On this day 13 years ago, the world lost a fabulous jackass, and I lost my precious son.
I’ve told this story every year, of how, when the hospice nurse arrived, we couldn’t rouse him, of how he finally woke up, of how the nurse kept saying he could still be with us for days, but I knew better.
I’ve told about how he tried to tell me he loved me with his last bit of strength, and of how he saw my sister, who had died a year and a half earlier.
I re-live it every year. I see him in the bed, I feel it in my gut, that desperate wish to keep him here with me, that secret, erroneous, knowledge that my heart would stop when his did.
I can hear my older son’s voice sobbing, “He’s dead? No, no. Oh, no!”
What I remember most is how pissed I was when he died and I didn’t. I sat there for a few seconds, waiting for my turn to go. Certainly God didn’t intend to leave me here.
But my heart kept beating, beating, beating …
I remember calling my colleague, John Boyle and asking him to tell everyone in the newsroom. John called back a few minutes later and apologized for being insensitive before asking whether I knew what day it was. Yeah, I said, I knew and I believe it was intentional.
I remember the woman from the funeral home demanding I had to come into the living room to sign some papers that were on a clipboard resting on my son’s corpse. I couldn’t bear to see that body bag. I couldn’t bear the thought of watching that body bag being taken out and loaded into an ambulance.
I asked her to come into the kitchen and she said it would be easier if I just went out there because she was in a hurry.
That’s when my pastor, Joe Hoffmann stepped in. He walked into the living room and calmly told her she needed to step into the kitchen now. I’m still grateful for that. It’s bad enough my son died from a broken health care system, I didn’t need the memory of him being taken out of my house in a body bag.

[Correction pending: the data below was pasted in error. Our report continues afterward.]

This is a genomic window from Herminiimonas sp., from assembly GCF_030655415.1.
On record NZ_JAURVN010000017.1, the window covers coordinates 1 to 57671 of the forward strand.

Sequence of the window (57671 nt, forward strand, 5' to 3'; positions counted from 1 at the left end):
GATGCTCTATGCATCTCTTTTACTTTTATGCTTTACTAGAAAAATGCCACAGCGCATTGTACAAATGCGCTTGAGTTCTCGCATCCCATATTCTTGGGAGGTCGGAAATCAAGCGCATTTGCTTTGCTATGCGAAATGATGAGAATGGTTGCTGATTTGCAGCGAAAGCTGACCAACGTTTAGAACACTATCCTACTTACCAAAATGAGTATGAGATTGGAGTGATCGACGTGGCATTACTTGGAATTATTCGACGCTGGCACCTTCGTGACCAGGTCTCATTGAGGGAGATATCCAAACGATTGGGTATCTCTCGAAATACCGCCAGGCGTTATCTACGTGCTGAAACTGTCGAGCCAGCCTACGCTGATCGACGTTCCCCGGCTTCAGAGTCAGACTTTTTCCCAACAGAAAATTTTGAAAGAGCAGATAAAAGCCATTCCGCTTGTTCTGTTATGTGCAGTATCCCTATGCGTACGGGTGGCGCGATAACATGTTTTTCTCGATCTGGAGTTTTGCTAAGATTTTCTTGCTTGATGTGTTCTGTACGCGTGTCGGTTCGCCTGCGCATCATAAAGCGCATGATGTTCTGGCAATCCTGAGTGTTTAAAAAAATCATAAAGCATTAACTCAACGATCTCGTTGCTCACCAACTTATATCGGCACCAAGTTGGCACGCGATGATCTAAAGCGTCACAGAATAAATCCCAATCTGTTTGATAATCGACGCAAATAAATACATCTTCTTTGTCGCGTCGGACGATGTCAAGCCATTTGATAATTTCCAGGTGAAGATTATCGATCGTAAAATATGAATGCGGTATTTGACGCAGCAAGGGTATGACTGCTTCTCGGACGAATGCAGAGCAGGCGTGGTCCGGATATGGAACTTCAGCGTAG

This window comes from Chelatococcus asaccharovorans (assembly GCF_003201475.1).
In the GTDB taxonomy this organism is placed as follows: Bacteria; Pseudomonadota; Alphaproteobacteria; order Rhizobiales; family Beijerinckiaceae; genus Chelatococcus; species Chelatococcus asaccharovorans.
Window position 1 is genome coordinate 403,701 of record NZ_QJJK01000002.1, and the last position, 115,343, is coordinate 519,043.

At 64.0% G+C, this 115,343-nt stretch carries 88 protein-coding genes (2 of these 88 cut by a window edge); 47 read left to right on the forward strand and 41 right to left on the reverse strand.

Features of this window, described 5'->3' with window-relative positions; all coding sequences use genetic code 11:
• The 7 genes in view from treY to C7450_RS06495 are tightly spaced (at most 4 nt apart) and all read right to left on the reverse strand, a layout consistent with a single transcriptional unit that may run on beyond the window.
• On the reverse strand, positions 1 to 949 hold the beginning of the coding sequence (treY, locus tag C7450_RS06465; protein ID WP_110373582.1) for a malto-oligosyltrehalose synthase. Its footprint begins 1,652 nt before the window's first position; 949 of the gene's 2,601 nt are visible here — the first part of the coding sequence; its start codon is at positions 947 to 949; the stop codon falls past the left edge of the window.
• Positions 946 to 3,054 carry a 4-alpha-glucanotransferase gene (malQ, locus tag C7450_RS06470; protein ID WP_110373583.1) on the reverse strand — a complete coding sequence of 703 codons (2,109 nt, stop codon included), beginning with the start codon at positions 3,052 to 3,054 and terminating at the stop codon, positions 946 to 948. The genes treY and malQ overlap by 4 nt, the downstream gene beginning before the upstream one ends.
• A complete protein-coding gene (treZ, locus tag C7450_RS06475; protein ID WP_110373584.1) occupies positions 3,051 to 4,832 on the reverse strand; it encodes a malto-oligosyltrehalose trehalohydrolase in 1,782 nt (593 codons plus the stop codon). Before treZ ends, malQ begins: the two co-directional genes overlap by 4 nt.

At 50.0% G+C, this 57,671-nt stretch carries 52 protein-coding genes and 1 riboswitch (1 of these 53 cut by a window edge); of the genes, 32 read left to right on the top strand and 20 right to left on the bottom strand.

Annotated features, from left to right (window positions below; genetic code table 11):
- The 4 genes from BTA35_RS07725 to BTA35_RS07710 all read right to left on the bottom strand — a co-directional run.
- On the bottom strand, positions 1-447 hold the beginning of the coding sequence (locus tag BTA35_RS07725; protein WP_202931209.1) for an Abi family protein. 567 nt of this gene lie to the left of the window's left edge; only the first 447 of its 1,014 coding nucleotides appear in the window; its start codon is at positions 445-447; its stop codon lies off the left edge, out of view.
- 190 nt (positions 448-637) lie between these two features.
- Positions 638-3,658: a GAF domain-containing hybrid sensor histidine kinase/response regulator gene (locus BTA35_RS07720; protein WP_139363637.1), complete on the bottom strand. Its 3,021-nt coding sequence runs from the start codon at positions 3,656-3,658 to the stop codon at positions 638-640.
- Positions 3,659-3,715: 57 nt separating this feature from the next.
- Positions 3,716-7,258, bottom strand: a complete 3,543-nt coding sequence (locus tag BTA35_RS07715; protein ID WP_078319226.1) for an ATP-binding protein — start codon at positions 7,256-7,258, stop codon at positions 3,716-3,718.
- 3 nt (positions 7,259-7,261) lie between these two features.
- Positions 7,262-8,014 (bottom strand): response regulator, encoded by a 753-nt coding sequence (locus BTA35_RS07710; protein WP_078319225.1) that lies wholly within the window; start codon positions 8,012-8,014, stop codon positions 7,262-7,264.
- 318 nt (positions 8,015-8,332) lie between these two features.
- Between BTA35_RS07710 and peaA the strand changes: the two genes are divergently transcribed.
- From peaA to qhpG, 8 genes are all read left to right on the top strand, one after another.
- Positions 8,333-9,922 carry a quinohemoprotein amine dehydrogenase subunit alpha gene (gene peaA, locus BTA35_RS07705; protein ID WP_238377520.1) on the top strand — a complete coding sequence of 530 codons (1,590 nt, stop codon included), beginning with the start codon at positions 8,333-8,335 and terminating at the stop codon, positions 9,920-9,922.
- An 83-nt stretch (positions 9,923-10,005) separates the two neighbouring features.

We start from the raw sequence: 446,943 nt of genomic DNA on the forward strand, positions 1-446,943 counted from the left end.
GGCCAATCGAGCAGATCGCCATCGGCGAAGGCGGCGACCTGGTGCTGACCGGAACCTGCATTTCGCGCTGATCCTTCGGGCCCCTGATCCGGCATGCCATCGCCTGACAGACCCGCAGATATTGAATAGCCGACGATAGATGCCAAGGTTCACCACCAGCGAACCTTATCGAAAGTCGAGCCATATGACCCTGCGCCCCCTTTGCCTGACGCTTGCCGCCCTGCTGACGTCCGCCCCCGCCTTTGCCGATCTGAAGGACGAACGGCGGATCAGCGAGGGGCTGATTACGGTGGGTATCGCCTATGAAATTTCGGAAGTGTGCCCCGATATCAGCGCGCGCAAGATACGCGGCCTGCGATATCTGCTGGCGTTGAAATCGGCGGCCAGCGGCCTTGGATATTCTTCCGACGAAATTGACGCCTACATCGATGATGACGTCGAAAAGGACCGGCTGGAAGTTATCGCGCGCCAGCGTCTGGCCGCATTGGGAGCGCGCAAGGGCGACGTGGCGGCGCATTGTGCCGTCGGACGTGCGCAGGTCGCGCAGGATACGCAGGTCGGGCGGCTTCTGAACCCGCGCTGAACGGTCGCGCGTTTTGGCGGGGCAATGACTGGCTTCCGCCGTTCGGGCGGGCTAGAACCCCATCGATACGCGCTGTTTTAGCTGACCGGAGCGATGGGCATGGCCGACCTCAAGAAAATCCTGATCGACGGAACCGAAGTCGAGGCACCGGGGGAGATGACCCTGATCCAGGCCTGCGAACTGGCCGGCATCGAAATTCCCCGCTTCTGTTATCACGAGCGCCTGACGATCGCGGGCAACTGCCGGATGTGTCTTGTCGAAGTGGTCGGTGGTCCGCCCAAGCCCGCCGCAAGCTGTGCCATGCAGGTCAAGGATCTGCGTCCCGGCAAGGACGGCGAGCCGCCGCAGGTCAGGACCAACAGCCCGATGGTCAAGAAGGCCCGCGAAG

But I still had to get used to telling people he had died.
“How’s your boy?”
“Oh my God, I’m so sorry!”
I remember all the kindnesses — the hugs, the visits, the meals, even a very expensive bottle of single-malt Scotch. I remember the cards and letters, the kind gestures and the words of condolence. I would not have survived without all of the love from my friends.
I had to get used to telling his story over and over and over … hundreds of times in these last 13 years.
This morning I woke and grabbed the tangle of yarn we once called “boo bankie,” a blanket I crocheted for him when he was little. As it unraveled, he tied knots in it until it was a tangle little bigger than a football. He always had it with him — he couldn’t sleep without it. When I pulled it close to me this morning, I wanted to smell him on it, but the antidepressants I was on after he died robbed me of my sense of smell.
But as devastated as I still am, today is the day we celebrate the crazy, funny, tragic and far-too-short life of a proud jackass.
Today is the 13th annual Mike Day.
After Mike’s memorial service, several of his friends came up to me to announce that April 1 was no longer April Fool’s Day, it would be known henceforth as Mike Day, since he was the biggest fool they knew.
“We’ll wear plaid, eat Cadbury Creme Eggs and do silly things all day long,” one of them said. “All the other fools are just amateurs, anyway.”
So, every April Fool’s Day — excuse me, Mike Day — I take the day off. I have plaid sneakers, plaid socks, a plaid shirt and a plaid hat. If it was a little warmer today, I’d wear my plaid shorts.
Tomorrow I’ll get back to work because we still don’t have a president who will work for Medicare for all.
I’ll get back to work because even though 70 percent of Americans want Medicare for all, we still don’t have legislators and policy-makers who will get it through for us. And that’s because elections can be bought, paid for by the people who have more than they ever can spend, but who think people in need are just lazy.
I’ll get back to work because even before the pandemic began, an American was dying every eight minutes from lack of access to care.
I’ll get back to work because up to one-third of Americans who have died of COVID did so because they couldn’t get early care.
I’ll get back to work because more Americans lack access to care now than did when my son died, despite passage of the Affordable Care Act because Big Insurance has found ways other than pre-existing conditions to deny coverage (restrictive networks and astronomical deductibles keep millions of people from getting the care they need).
I’ll get back to work because I made a promise to keep working until we have universal access to care or until my heart finally stops.
Today was our last day with him.
I miss his laugh.
I miss his empathy.
I miss his wisdom.
I miss his twisted sense of humor.
Unless you have lost a child to injustice, you can’t understand. You have no earthly idea. I can only pray you never find out.